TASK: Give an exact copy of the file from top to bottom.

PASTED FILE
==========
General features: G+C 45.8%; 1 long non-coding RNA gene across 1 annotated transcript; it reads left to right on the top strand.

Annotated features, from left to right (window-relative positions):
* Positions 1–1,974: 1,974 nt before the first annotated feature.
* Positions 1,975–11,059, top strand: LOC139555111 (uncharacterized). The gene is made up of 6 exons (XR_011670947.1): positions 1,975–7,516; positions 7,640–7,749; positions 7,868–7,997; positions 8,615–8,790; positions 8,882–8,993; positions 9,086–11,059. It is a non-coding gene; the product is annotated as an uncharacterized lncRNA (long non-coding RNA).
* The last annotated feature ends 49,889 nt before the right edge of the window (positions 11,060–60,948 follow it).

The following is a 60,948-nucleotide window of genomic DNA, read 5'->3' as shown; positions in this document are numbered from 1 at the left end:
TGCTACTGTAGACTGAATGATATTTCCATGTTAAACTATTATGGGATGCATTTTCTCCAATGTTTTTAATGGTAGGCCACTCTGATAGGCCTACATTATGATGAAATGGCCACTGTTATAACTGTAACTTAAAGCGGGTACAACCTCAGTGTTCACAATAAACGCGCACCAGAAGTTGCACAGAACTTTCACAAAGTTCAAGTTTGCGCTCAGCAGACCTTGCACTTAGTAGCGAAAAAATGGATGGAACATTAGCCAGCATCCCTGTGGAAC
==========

General features: G+C 45.8%; 1 long non-coding RNA gene across 1 annotated transcript; it reads left to right on the top strand.

Annotated features, from left to right (window-relative positions):
* Positions 1–1,974: 1,974 nt before the first annotated feature.
* Positions 1,975–11,059, top strand: LOC139555111 (uncharacterized). The gene is made up of 6 exons (XR_011670947.1): positions 1,975–7,516; positions 7,640–7,749; positions 7,868–7,997; positions 8,615–8,790; positions 8,882–8,993; positions 9,086–11,059. It is a non-coding gene; the product is annotated as an uncharacterized lncRNA (long non-coding RNA).
* The last annotated feature ends 49,889 nt before the right edge of the window (positions 11,060–60,948 follow it).

The following is a 60,948-nucleotide window of genomic DNA, read 5'->3' as shown; positions in this document are numbered from 1 at the left end:
TGCTACTGTAGACTGAATGATATTTCCATGTTAAACTATTATGGGATGCATTTTCTCCAATGTTTTTAATGGTAGGCCACTCTGATAGGCCTACATTATGATGAAATGGCCACTGTTATAACTGTAACTTAAAGCGGGTACAACCTCAGTGTTCACAATAAACGCGCACCAGAAGTTGCACAGAACTTTCACAAAGTTCAAGTTTGCGCTCAGCAGACCTTGCACTTAGTAGCGAAAAAATGGATGGAACATTAGCCAGCATCCCTGTGGAAC